When I moved in, there was still a husband next door. Every morning I could hear him coughing through the bedroom wall. After a while, the bedroom wall became silent, and the hall became louder. She was standing outside, with her monstrous little black poodle, and chatting with the hunchbacked woman from across the hall. Not every morning, but most mornings.
I left for a couple of years. When I came back, the poodle was still alive. She even takes him with her to the toilet now, which is outside in the hall. The hunchbacked woman wasn’t there anymore. Nor was the old deaf couple in the small apartment half the size of mine. Or the other old woman down the hall. A fat woman and a thin man moved into her apartment and put the sign “Fam. Antic” up on their door. “Fam.” for “family”. Now the fat woman would have noisy chats with the poodlelady, about how she had been in hospital for weeks and her husband hadn’t even paid her a visit once, about how he hadn’t done nothin’ around the flat while she was away, about the trouble they had with his former wife, over custody for his son. Occasionally, the police would stop by at their apartment. Once in a while a boy with spiky hair was around. He liked to spend time on the toilet. What do you do when a boy with spiky hair who doesn’t want to be anywhere where he can be blocks your toilet?
About a month ago, light shone out of inside the small apartment half the size of mine. Last week, when I moved out, an Indian lad came out from there. He pays about one third more rent than I did, for half the space, without central heating, and they’d installed the shower themselves a few weeks ago. They: Three Punjabi guys, two of them brothers from the small town Hoshiarpur near Amritsar.
The other day I went back there again, to meet a man from the Burgenland who had called on my ad in a magazine: Bulky furniture to give away. The poodlelady was out in the hall. She said the fat woman had complained about the Indians, because they never flushed the toilet. Three toilet roll holders, one for each party. Whenever mine got empty, that of family Antic’s got empty as well. After a while I concluded that they took their toilet paper back inside the apartment whenever one of the other holders got empty. They have to be afraid of toilet paper theft.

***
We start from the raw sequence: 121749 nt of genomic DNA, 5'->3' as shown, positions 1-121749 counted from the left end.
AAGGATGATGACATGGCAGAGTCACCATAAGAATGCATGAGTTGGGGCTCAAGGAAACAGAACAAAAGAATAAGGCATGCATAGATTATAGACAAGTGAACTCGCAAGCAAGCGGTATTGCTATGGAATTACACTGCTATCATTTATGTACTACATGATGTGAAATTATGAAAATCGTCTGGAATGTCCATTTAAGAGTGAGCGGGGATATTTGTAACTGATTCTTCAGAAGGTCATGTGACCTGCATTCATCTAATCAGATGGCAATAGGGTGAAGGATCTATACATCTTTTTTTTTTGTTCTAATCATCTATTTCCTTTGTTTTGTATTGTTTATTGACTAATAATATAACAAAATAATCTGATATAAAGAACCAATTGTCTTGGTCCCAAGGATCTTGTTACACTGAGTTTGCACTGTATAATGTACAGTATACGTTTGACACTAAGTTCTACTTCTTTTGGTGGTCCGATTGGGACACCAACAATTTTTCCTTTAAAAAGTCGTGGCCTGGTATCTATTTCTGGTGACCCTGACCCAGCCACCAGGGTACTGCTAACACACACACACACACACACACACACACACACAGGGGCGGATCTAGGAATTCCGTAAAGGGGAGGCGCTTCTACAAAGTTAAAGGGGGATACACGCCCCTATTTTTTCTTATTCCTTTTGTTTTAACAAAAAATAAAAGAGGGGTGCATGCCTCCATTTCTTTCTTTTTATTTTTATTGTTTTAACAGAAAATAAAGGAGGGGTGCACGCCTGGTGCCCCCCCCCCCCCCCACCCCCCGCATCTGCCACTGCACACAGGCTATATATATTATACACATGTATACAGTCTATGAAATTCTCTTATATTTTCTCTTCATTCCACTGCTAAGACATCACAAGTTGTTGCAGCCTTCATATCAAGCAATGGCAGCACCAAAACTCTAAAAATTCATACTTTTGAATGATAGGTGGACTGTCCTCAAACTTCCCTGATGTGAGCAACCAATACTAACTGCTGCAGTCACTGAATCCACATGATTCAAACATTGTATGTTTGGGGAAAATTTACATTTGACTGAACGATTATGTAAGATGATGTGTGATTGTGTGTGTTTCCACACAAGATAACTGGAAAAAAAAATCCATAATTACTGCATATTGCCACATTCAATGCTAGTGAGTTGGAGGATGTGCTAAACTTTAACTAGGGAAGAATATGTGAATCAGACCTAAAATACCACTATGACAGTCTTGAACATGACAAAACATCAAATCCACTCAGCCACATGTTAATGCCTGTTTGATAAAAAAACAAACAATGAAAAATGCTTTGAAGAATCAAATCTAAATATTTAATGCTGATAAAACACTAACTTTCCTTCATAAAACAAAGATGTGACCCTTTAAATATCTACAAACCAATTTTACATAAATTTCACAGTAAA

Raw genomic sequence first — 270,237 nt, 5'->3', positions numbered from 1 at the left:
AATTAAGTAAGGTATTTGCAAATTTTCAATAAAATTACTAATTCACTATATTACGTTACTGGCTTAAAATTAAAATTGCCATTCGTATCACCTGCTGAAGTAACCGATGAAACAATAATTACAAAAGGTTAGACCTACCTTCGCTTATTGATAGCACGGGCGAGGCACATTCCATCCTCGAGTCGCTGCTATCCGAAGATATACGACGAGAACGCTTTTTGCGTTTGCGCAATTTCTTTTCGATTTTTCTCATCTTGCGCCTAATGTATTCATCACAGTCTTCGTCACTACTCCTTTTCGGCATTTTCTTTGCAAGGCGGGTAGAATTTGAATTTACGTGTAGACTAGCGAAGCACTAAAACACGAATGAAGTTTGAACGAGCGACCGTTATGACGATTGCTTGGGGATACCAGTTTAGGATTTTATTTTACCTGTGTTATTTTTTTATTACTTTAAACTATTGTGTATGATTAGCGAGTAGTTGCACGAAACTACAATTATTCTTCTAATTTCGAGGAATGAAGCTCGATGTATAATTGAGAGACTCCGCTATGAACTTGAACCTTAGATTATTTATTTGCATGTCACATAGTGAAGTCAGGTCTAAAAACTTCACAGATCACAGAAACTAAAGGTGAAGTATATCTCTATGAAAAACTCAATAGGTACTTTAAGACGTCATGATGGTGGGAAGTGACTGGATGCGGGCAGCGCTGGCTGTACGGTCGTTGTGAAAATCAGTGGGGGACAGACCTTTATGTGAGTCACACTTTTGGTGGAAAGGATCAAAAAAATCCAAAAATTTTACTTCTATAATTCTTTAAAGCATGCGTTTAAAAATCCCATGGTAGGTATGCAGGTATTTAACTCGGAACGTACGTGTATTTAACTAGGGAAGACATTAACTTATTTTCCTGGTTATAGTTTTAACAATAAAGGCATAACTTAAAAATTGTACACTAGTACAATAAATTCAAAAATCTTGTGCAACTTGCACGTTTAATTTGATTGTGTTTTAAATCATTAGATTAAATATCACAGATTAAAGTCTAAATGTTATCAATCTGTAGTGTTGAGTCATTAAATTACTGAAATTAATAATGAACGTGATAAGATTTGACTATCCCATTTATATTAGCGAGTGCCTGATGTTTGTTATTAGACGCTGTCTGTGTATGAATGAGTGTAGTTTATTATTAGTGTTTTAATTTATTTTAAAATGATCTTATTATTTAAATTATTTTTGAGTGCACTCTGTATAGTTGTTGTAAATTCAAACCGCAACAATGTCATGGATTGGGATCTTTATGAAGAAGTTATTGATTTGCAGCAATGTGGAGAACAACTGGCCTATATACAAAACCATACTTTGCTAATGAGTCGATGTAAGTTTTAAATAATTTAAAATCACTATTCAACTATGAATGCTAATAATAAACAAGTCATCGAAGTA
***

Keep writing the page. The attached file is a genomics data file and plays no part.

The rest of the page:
The poodlelady was concerned. Who are we gonna get in there now, she said, pointing at my almost empty apartment. Suddenly she seemed to like me. Eight years ago she had complained bitterly about my living habits, concocting all sorts of bizarre stories based on her short-sighted observations. That I had spread out lots of mattresses on my floor, for instance, renting out sleeping space to “young persons who don’t belong to this house” (“hausfremde junge personen”).
Then Burgenlander turned out to be a cheerful old man. He’s a fruit-vendor alongside a big road that goes straight to Hungary, but he also sells electric supplies. You need to store them somewhere, he explained. Otherwise, you know, the Checks, the Slovaks, the Slovenes, all these people. You know. That’s why I need the furniture.
He came on his own, even though he’d said on the phone he would scout for “some men” to help him. He hadn’t found any men, he said, only a woman. But, get this, she’d started drinking Schnaps on the drive, and although he had told her off, she got so pissed that she lay asleep in the car now, unable to help moving furniture three flights of stairs down. He smiled and shrugged. “What can you do.”
When he came upstairs again, one of the Indian lads was with him. And a fat woman, very cheerful, too. Glowing eyes, and always “looking for more men”, she said. “To help. He needs help”, she said with a strong Eastern European accent, pointing at the Burgenlander. The slim Indian lad from Hoshiarpur and the Burgenlander managed to transport bulky pieces of furniture down three flights, very gently, very slowly. The Burgenlander presented me with a bottle of wine and some homemade peach compote, and then he drove off. He said he’d be back in a couple of days to pick up the rest of the furniture. I said thank you to the Indian lad. To the Schnapslady and the Burgenlander. It was almost dark and I went for some Vietnamese food. Today, I talked to the Burgenlander on the phone. He still has difficulties finding men to help carrying the last pieces of furniture. Actually, he added, he had offered the Indian lad from last time some payment for his help, but he wouldn’t take any money. The woman, well, the woman won’t be much help this time either, because she’s so embarrassed. She had started fooling around a bit with the Indian lad’s brother, and had promised to call him. But now she hasn’t called him for two days, and she’s embarrassed. What can you do.